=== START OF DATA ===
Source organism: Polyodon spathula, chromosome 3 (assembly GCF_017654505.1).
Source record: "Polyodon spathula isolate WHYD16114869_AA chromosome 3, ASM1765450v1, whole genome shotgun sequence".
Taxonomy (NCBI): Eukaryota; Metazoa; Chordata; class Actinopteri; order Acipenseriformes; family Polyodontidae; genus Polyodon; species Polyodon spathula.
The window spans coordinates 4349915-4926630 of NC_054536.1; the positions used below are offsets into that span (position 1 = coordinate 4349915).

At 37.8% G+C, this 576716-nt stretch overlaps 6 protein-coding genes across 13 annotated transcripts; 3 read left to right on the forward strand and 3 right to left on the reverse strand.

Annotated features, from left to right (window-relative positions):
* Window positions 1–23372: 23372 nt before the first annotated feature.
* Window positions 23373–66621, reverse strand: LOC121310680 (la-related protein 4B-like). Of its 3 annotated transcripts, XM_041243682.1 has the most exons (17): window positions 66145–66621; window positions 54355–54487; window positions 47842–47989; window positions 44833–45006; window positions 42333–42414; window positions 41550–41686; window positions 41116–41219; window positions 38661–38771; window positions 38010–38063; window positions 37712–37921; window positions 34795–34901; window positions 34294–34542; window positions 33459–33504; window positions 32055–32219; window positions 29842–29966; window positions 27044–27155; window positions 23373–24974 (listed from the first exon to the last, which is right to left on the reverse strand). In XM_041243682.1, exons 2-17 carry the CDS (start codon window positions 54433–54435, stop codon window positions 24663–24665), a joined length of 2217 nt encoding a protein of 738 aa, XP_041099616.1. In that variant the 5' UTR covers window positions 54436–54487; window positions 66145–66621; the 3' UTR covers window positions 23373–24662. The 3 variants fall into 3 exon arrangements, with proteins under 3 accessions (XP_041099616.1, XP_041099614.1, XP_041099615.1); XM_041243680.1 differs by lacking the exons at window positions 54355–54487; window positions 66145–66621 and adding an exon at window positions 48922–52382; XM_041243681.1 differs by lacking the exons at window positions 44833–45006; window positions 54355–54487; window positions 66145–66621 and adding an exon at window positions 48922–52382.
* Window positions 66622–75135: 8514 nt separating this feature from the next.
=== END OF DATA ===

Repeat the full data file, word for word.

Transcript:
Source organism: Polyodon spathula, chromosome 3 (assembly GCF_017654505.1).
Source record: "Polyodon spathula isolate WHYD16114869_AA chromosome 3, ASM1765450v1, whole genome shotgun sequence".
Taxonomy (NCBI): Eukaryota; Metazoa; Chordata; class Actinopteri; order Acipenseriformes; family Polyodontidae; genus Polyodon; species Polyodon spathula.
The window spans coordinates 4349915-4926630 of NC_054536.1; the positions used below are offsets into that span (position 1 = coordinate 4349915).

At 37.8% G+C, this 576716-nt stretch overlaps 6 protein-coding genes across 13 annotated transcripts; 3 read left to right on the forward strand and 3 right to left on the reverse strand.

Annotated features, from left to right (window-relative positions):
* Window positions 1–23372: 23372 nt before the first annotated feature.
* Window positions 23373–66621, reverse strand: LOC121310680 (la-related protein 4B-like). Of its 3 annotated transcripts, XM_041243682.1 has the most exons (17): window positions 66145–66621; window positions 54355–54487; window positions 47842–47989; window positions 44833–45006; window positions 42333–42414; window positions 41550–41686; window positions 41116–41219; window positions 38661–38771; window positions 38010–38063; window positions 37712–37921; window positions 34795–34901; window positions 34294–34542; window positions 33459–33504; window positions 32055–32219; window positions 29842–29966; window positions 27044–27155; window positions 23373–24974 (listed from the first exon to the last, which is right to left on the reverse strand). In XM_041243682.1, exons 2-17 carry the CDS (start codon window positions 54433–54435, stop codon window positions 24663–24665), a joined length of 2217 nt encoding a protein of 738 aa, XP_041099616.1. In that variant the 5' UTR covers window positions 54436–54487; window positions 66145–66621; the 3' UTR covers window positions 23373–24662. The 3 variants fall into 3 exon arrangements, with proteins under 3 accessions (XP_041099616.1, XP_041099614.1, XP_041099615.1); XM_041243680.1 differs by lacking the exons at window positions 54355–54487; window positions 66145–66621 and adding an exon at window positions 48922–52382; XM_041243681.1 differs by lacking the exons at window positions 44833–45006; window positions 54355–54487; window positions 66145–66621 and adding an exon at window positions 48922–52382.
* Window positions 66622–75135: 8514 nt separating this feature from the next.